Exploring sensitivity to nonverbal communication in controlled settings: Methodological considerations
1993 (English)Doctoral thesis, comprehensive summary (Other academic)
One of the issues addressed in this thesis concerns whether and how sensitivity to nonverbal communication develops during a period of time spent in professional education. In addition, this investigation is an attempt to gain insight into the complex questions which arise when nonverbal communication is studied from different theoretical perspectives and by employing different research methods. In Study I the aim was to investigate whether three groups of subjects on different levels of professional training and clinical experience differed in sensitivity to nonverbal cues which were presented ejther visually, auditively or mixed. Three groups of participants were tested with the PONS test. The results showed no statiStical differences betweengroups on the eleven different nonverbal channels or on the four affective dimensions. In Study II the aim was to study the effects of variations in response mode on participants' judgement of nonverbal communication. Research findings reveal that the meaning of nonverbal behavior cannot be separated from the social context in which it occurs and the research conditions under which it is studied. The material which was used in this study consists of twenty scenes from the PONS test. The results show that when participants described their impressions in their own words agreement was very low. But when particip·ants were forced to choose between two alternative situationaldescriptions, agreement increased considerably. In Studies Ill and IV the methodological approach intended to capture how participants on different levels of professional education perceive nonverbal behavior, and how they say they would respond. The socio-cultural perspective adopted here implies that as the individual becomes exposed to new and more specia1ized forms of social practices, he or she will perceive and handle reality in qualitatively different ways. Participants viewed patients' nonverbal behavior during treatment which had been videofilmed. After having viewed each film, participants were first asked to express in their own words how they interpreted the nonverbal behavior they had seen, and, secondly, participants wereasked how they would respond to the emotional reaction which they had inferred. Descriptions were first collected at the beginning of the first term of training and then after one and a half years. The analysis presented in Study Ill shows that after training inferences regarding emotional reactions were more detailed, complex, fluctuating and more frequently related to concrete observations. Also, trained students were more inclined to describe a conflict between patients' overt nonverbal bchavior and feelings which they appeared to try to hide. The analysis presented in Study IV reveals that after training students made more comments formulated as intentions for how to act as well as comments fonnulated as concrete strategies on how to act. A majority of trained students' comments on concrete actions were directed toward the patient's physical disability, and comments on actions intended to divert the patient from negative feelings. After training there were more comments on actions which were intended toreduce negative affect, but very few comments were fonnulated in accordance with the higher levels in Burleson's model for production of comforting messages.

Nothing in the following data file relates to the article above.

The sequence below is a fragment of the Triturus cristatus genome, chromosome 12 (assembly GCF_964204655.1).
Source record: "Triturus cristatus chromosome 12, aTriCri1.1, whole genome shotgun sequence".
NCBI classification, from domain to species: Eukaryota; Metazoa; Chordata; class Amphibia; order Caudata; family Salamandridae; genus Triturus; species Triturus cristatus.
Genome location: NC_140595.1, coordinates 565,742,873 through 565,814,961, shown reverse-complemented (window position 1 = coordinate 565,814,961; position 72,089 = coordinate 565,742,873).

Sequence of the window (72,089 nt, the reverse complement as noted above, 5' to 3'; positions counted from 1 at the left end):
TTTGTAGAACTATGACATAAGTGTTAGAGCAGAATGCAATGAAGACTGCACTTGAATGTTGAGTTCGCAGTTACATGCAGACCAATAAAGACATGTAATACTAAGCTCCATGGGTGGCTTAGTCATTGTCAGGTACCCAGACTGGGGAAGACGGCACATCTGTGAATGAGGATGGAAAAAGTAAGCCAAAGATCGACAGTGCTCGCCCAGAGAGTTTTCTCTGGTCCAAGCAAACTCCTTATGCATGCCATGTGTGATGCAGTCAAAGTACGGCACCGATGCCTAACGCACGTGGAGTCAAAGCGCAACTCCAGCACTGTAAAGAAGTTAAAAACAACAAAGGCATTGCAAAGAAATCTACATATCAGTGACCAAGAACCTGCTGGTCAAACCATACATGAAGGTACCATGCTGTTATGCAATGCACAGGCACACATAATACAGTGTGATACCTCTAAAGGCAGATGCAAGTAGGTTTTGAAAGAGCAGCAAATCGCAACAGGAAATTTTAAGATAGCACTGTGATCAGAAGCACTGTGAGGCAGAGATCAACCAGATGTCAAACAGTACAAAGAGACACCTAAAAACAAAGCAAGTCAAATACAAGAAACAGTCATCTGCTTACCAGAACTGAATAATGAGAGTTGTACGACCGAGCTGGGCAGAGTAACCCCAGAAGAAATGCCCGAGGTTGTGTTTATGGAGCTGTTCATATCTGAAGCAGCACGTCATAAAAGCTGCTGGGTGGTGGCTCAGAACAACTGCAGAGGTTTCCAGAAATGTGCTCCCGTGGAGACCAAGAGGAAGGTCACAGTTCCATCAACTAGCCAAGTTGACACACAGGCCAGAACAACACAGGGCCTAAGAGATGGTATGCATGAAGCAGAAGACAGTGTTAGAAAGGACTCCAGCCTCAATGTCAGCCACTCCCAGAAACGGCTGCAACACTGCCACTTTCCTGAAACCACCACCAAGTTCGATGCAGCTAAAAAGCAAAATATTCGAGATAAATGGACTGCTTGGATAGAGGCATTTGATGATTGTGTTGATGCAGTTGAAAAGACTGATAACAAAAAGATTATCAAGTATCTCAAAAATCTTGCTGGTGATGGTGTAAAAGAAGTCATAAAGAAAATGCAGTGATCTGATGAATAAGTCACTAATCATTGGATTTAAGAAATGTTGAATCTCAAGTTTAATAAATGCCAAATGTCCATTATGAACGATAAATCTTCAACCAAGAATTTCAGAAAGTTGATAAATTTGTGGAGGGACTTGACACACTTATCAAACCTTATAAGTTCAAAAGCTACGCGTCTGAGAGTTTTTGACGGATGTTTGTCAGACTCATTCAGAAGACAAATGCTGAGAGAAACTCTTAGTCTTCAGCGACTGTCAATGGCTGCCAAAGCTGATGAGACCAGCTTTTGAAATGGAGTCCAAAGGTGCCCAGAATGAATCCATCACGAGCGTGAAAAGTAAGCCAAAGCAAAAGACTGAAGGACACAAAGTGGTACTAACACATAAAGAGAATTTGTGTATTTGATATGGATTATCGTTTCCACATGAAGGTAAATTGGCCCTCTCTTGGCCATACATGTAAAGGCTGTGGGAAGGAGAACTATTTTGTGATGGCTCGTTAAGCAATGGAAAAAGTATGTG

The results are discussed in terms of how different research contexts impose different demands on participants and the extent to which the requirements involved in controlled settings correspond with interpretive demands in everyday interaction.
Place, publisher, year, edition, pages
Linköping: Linköpings universitet , 1993. , 51 p.
Linköping Studies in Arts and Science, ISSN 0282-9800 ; 86
Sensitivity to nonverbal communication, Methods in research on nonverbal communication
Social Sciences Interdisciplinary
IdentifiersURN: urn:nbn:se:liu:diva-35365Local ID: 26411ISBN: 91-7871-061-8OAI: oai:DiVA.org:liu-35365DiVA: diva2:256213
1993-04-06, Sal Elysion, Hus-T, Universitetsområdet Valla, Linköping, 13:15 (Swedish)
Papers, included in the Ph.D. thesis, are not registered and included in the posts from 1999 and backwards.2009-10-102009-10-102012-07-12Bibliographically approved